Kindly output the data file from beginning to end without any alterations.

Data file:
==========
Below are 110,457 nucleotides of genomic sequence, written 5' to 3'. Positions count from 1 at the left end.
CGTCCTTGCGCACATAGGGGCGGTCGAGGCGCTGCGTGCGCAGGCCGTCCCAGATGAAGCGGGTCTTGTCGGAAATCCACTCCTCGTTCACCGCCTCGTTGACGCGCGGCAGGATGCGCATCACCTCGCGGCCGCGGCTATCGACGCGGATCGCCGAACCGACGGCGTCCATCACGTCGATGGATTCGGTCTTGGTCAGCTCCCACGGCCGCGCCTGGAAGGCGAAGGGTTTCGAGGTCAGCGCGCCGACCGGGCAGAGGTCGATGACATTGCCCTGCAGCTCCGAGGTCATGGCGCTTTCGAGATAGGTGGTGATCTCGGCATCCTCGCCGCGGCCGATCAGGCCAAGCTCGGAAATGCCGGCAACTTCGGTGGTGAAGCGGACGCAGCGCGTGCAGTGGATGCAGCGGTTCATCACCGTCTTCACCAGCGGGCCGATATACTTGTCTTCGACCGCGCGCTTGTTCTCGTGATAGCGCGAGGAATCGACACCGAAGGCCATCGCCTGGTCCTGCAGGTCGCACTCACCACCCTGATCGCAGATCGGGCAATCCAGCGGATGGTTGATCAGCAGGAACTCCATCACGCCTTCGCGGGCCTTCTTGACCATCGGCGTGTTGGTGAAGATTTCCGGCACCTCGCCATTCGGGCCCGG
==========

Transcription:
Below are 110,457 nucleotides of genomic sequence, written 5' to 3'. Positions count from 1 at the left end.
CGTCCTTGCGCACATAGGGGCGGTCGAGGCGCTGCGTGCGCAGGCCGTCCCAGATGAAGCGGGTCTTGTCGGAAATCCACTCCTCGTTCACCGCCTCGTTGACGCGCGGCAGGATGCGCATCACCTCGCGGCCGCGGCTATCGACGCGGATCGCCGAACCGACGGCGTCCATCACGTCGATGGATTCGGTCTTGGTCAGCTCCCACGGCCGCGCCTGGAAGGCGAAGGGTTTCGAGGTCAGCGCGCCGACCGGGCAGAGGTCGATGACATTGCCCTGCAGCTCCGAGGTCATGGCGCTTTCGAGATAGGTGGTGATCTCGGCATCCTCGCCGCGGCCGATCAGGCCAAGCTCGGAAATGCCGGCAACTTCGGTGGTGAAGCGGACGCAGCGCGTGCAGTGGATGCAGCGGTTCATCACCGTCTTCACCAGCGGGCCGATATACTTGTCTTCGACCGCGCGCTTGTTCTCGTGATAGCGCGAGGAATCGACACCGAAGGCCATCGCCTGGTCCTGCAGGTCGCACTCACCACCCTGATCGCAGATCGGGCAATCCAGCGGATGGTTGATCAGCAGGAACTCCATCACGCCTTCGCGGGCCTTCTTGACCATCGGCGTGTTGGTGAAGATTTCCGGCACCTCGCCATTCGGGCCCGG